Popular Festivals In France in June: Best, biggest & most unique ones

Not sure what to do in France in June? Here are some of the best French Festivals in France in June before the crowds form and the weather gets too hot.

By Annie André ⦿ updated January 10, 2024  
Woman at French festival in France in June holding balloons
Woman at French festival in France in June holding balloons

Festivals in France in JUNE

June in France is a great time of the year to visit.

It’s sunny and hot but not too hot.  The days are longer. Crowds are starting to pick up but won’t reach a frenzy until July when kids get out of school, and all of France takes a vacation.

You might be interested in readingWeather in France in June; Average temperatures across France.

Whether you call France your home or you’re just passing through, attending festivals is a fun way to plunge into the country’s lively culture. From seaside wine festivals and lively jazz festivals to bullfighting festivals, here are some of the biggest, best and most unique festivals in France in June. 

Easter Bullfighting festivals (Feria Pentecost)

Statue of bullfighter in front of Nimes arena in southern France

  • Where: Nîmes France & Istre
  • When: Pentecost (moveable date but often in June)

Ferias are traditional summer festivals often centred around bull activities and bullfighting that date back to Roman times. It’s popular in Southern France, Portugal, Spain, and Latin America.

The event usually occurs over several days. Depending on the city, there are usually a number of other activities, including concerts, theatre performances, art exhibitions, fairs, wine, food, and markets. 

Bloody bullfighting to the death with a sword Spanish style (corrida) is very much legal in the Southern regions of France, where some 1000 bulls are killed annually. However, there are several southern towns, such as Carmague, that do a type of “gentle bullfighting.” There’s no sword, no bull is killed, and no blood is spilled—just lots of running around like crazy until the bull is tired out.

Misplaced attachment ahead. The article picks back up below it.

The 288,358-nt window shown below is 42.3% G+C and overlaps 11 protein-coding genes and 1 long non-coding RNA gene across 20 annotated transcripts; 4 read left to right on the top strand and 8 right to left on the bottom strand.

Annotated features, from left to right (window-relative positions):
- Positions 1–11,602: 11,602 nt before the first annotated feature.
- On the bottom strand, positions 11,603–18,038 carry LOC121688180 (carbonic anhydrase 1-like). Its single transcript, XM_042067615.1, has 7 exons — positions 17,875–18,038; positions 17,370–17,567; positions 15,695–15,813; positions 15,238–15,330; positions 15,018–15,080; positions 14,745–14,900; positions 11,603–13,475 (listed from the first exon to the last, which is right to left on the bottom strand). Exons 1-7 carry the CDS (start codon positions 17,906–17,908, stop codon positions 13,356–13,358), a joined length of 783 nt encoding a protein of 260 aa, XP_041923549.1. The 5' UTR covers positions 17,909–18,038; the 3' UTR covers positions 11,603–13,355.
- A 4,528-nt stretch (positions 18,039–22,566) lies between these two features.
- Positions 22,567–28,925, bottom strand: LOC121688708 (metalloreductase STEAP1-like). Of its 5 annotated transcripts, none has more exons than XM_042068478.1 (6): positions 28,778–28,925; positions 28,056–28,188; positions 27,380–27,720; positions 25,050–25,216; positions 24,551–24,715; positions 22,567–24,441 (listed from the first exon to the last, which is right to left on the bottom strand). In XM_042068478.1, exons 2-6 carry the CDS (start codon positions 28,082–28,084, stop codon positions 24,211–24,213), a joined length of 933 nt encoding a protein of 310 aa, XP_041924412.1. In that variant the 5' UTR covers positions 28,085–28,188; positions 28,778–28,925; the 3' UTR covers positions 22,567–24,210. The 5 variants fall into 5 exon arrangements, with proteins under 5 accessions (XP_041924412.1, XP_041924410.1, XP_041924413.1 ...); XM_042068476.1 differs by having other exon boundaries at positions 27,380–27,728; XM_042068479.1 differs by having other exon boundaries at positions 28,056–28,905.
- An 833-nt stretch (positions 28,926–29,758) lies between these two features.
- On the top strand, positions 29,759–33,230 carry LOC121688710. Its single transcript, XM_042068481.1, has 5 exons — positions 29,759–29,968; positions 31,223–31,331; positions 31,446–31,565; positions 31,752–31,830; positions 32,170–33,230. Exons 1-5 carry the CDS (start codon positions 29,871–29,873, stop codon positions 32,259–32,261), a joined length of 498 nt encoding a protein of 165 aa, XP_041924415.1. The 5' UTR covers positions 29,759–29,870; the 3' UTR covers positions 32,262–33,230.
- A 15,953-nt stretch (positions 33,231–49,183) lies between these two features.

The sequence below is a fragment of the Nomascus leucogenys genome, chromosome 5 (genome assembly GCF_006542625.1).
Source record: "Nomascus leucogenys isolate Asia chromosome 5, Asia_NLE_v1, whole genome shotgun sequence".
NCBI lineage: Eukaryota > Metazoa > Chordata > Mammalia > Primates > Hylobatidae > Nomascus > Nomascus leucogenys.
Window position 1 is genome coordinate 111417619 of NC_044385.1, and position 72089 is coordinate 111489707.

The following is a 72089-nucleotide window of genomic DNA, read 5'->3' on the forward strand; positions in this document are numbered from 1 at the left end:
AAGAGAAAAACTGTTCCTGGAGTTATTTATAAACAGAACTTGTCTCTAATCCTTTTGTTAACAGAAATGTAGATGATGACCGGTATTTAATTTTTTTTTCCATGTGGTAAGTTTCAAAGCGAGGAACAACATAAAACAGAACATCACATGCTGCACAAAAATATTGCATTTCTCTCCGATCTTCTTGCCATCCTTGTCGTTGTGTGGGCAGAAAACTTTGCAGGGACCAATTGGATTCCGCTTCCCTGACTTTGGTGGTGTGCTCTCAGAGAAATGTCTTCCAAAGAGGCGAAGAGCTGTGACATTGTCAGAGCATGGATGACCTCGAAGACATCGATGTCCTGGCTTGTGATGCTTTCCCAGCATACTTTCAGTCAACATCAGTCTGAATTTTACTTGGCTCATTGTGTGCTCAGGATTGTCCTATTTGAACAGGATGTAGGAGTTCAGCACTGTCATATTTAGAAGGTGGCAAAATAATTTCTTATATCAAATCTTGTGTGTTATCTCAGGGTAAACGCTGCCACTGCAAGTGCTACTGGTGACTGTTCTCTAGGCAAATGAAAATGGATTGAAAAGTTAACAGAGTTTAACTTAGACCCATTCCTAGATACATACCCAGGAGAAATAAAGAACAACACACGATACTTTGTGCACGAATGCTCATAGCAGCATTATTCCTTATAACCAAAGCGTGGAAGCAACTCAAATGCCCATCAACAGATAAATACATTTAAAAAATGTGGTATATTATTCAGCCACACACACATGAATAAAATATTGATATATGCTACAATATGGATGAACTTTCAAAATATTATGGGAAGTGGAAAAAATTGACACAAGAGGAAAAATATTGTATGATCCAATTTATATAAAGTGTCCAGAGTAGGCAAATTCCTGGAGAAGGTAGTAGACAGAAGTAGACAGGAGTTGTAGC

The two biggest ferias during the month of June in France are the one in Nime and Istres during Pentecost. The exact day is not fixed because Pentecost is exactly 50 days after Easter, a moveable feast. 


Paris Jazz Festival ( Paris Jazz)

  • Where: Paris
  • When: June & July

Paris in June is a magical time of the year.

Enjoy a series of free outdoor concerts at the Parc Floral de Paris. The Paris Jazz Festival takes place from mid to late June to the end of July across 8 weekends. The music lineup consists mainly of world music, Jazz, Afro-American soul and blues, and sometimes French songs

Paris jazz festival website


D-Day Festival

D-Day festival in May and June in France Normandy

  • Where: Beaches of Normandy
  • When: May to mid-June.


Each year, the D-Day festival pays tribute to the Allied soldiers who liberated France on 6 June 1944. The event takes place in late May and mid-June in France along the entire coastline of the beaches of Normandy, where Allied soldiers landed in World War II.

The D-Day festival features a variety of events and activities each day.

These include guided hikes, commemorative gatherings, fireworks displays, parachute drops in period attire, historical re-enactments, exhibitions and parades of military vehicles, as well as tours of the installations and German bunkers. There are also concerts and liberation-themed activities. On 6 June, several commemorative events take place at various locations in Normandy.

Locations: Bayeux, Longues-sur-Mer, Ouistreham, Arromanches, Sainte-Mère-Église, Pointe du Hoc, Carentan, Isigny-sur-Mer. Iconic beaches: Utah Beach, Omaha Beach, Gold Beach, Juno Beach and Sword Beach.

Official D-Day festival website: 


La Gacilly Photo Festival

La Gacilly Photo Festival

  • Where: La Gacilly
  • When: June to September


La Gacilly Photo Festival, which runs from early June to mid-July, is an immersive outdoor photographic experience that’s free of charge. Visitors stroll around the small town viewing open-air galleries and exhibitions that adorn the gardens, streets and alleyways of La Gacilly. Visitors can also take advantage of the Dutch-style electric bike rentals to explore the city, and rent canoes, kayaks, and electric boats.  

The official website for La Gacilly Photo Festival 


Migration of sheep festival (Fête de la Transhumance )

Transhumance en Provence 2014: Saint Rémy de Provence

  • Where: Many French Provencal towns
  • When: Late May to June


Transhumance is the annual migration of livestock (usually sheep or cattle), led by a shepherd.

During the hot summer months, shepherds lead their animal herds from the hot and dry summer pastures in May and June to cooler areas at a higher elevation and vice versa in October. This is how all sheepherders used to move their animals to higher ground before the advent of trucks and vehicles.

The fête de la Transhumance celebrates this age-old custom in small towns across Provence that some sheepherders still follow.

Transhumance in the town of Die has an entire festival around this event and offers activities, food stalls, and entertainment. More info here

Opera festival (Chorégies d’Orange )

man sitting in the roman theatre in Orange France

  • Where: Orange
  • When: Late May to June